Are free will believers nicer people? (Four studies suggest not)

Damien L. Crone*, Neil L. Levy

*Corresponding author for this work

Research output: Contribution to journalArticlepeer-review

8 Citations (Scopus)
3 Downloads (Pure)

Abstract

Free will is widely considered a foundational component of Western moral and legal codes, and yet current conceptions of free will are widely thought to fit uncomfortably with much research in psychology and neuroscience. Recent research investigating the consequences of laypeople’s free will beliefs (FWBs) for everyday moral behavior suggests that stronger FWBs are associated with various desirable moral characteristics (e.g., greater helpfulness, less dishonesty). These findings have sparked concern regarding the potential for moral degeneration throughout society as science promotes a view of human behavior that is widely perceived to undermine the notion of free will. We report four studies (combined N = 921) originally concerned with possible mediators and/or moderators of the abovementioned associations. Unexpectedly, we found no association between FWBs and moral behavior. Our findings suggest that the FWB–moral behavior association (and accompanying concerns regarding decreases in FWBs causing moral degeneration) may be overstated.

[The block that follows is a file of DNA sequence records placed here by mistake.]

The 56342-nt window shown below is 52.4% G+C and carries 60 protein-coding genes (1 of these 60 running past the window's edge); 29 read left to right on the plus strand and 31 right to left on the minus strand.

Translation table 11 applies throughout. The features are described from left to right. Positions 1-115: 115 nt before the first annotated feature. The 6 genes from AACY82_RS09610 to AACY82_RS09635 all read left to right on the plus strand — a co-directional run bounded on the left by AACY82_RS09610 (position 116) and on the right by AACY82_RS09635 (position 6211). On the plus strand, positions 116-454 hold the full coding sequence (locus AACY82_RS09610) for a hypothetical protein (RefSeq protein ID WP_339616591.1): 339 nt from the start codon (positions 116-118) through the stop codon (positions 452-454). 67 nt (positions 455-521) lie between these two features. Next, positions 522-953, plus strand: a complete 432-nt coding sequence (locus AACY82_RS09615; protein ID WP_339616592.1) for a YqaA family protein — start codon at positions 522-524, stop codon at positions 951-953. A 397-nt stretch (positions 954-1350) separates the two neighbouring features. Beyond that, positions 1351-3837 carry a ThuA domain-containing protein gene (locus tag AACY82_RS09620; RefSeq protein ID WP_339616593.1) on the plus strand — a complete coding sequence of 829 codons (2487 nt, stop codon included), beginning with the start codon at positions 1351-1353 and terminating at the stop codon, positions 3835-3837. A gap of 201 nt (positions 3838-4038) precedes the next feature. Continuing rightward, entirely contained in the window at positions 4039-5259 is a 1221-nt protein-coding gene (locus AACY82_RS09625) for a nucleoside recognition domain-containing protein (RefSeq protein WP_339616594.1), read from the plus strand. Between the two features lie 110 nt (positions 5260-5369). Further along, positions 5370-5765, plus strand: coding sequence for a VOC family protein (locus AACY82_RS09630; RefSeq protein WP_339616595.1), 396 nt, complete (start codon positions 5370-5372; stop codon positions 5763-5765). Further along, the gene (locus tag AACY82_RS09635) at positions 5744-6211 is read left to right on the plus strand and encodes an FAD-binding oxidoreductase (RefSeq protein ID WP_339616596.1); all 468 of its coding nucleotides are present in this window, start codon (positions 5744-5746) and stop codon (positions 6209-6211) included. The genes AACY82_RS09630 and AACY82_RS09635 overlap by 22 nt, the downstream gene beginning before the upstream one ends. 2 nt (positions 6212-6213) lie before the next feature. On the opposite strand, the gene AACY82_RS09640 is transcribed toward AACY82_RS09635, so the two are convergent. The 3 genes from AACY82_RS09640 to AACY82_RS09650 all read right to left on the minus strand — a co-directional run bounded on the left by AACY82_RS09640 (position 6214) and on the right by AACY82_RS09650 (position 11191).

Original languageEnglish
Pages (from-to)612-619
Number of pages8
JournalSocial Psychological and Personality Science
Volume10
Issue number5
DOIs
Publication statusPublished - 1 Jul 2019

Bibliographical note

Copyright the Author(s) 2018. Version archived for private and non-commercial use with the permission of the author/s and according to publisher conditions. For further rights please contact the publisher.

Keywords

  • agency
  • altruism
  • ethics/morality
  • helping/prosocial behavior
  • individual differences
  • morality
  • personality

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